We only use facial capture once in the show - I wear a head cam for that, which is a bit clunky. The motion capture is used where it'll be most effective dramatically in creating a heightened spectacle, so the harpy or the storm, and also moments of extreme emotion - like breaking into song in a musical. The cloven pine imprisonment, where Ariel is crumpled in the tree, is a really horrific memory.
Simon Russell Beale was really keen early on that the key pivots were done face to face. They're such important emotional changes, like where Ariel elicits Prospero's forgiveness by describing the lords' distress, and it's that intense connection of master and servants, or best friends, which they are in a way. So we decided early it would feel like cheating to have that with the avatar - you want it to be alive.
Of course I was keen to play those moments with Simon too! He's probably the actor I watched at drama school, and I was so inspired by his Benedick, Timon, all these amazing performances. He's really so extraordinary. There's very little affectation from his as an actor - he makes the text feel fresh and new-minted.
Speaking of which, did you always have an eye on the text?
With Shakespeare, you always have to start with the text, and we try to make sure that everything we're doing technically is justified. A lot of the visuals we use are right there - Ariel talking about dividing and burning in many places, turning into a nymph of the sea, a harpy, Prospero calling Ariel bird or spirit.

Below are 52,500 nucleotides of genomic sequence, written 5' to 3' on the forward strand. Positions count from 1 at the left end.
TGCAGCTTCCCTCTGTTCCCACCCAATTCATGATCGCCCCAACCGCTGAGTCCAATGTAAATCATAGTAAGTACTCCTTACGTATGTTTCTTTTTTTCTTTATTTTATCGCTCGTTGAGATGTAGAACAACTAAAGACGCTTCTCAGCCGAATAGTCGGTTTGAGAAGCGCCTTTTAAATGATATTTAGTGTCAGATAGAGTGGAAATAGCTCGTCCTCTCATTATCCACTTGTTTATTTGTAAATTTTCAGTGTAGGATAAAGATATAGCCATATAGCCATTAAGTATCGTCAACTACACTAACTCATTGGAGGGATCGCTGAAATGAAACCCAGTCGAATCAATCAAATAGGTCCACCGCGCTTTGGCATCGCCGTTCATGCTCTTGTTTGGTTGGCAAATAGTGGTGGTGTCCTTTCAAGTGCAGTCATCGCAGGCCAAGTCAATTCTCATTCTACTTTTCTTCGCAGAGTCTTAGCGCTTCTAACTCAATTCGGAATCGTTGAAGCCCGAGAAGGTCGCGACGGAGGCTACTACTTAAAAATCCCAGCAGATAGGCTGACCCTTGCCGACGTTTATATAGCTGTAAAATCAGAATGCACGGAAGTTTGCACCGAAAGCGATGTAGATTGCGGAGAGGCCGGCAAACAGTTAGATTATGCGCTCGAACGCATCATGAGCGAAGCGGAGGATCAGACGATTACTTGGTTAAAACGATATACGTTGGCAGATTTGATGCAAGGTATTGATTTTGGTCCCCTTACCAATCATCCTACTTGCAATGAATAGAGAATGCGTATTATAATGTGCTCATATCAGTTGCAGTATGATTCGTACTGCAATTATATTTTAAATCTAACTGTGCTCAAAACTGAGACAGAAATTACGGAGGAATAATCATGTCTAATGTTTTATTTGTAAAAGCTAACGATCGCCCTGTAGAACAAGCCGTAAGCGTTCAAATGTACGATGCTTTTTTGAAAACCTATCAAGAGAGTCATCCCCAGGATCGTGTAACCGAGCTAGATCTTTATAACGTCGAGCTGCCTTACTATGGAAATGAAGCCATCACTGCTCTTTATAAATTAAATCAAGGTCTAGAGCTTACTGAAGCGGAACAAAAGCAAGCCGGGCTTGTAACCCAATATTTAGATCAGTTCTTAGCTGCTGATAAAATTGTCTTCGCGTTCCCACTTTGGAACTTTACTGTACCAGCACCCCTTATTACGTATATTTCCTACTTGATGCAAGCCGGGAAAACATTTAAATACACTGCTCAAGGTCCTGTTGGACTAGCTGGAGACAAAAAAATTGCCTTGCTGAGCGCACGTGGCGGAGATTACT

Greg is very much about the text - he never wanted it to be superfluous. His reasoning is that a masque of the time would use all the latest gadgets at their disposal, and this is the latest tech for us.
The amazing thing for me as an actor is getting to do this great text - like the harpy section is this epic, classical thing, so complex syntactically - with the very physical movement, and singing as well, which I haven't done since drama school. It's a bit of everything.
What's the audience response been like?
It lovely when we're able to capture people's imaginations with it, particularly seeing young people getting excited. I feel the motion capture side of things is more of a young person's vocabulary, with video games and movies, so it maybe gives them a sense of ownership - rather than stuffy old Shakespeare.
Any resistance, perhaps particularly in Stratford?
There might have been some people ready to blame the show's failings on technology. But we were always just trying to put on the play the best way we could, using the technology to enhance, not distract.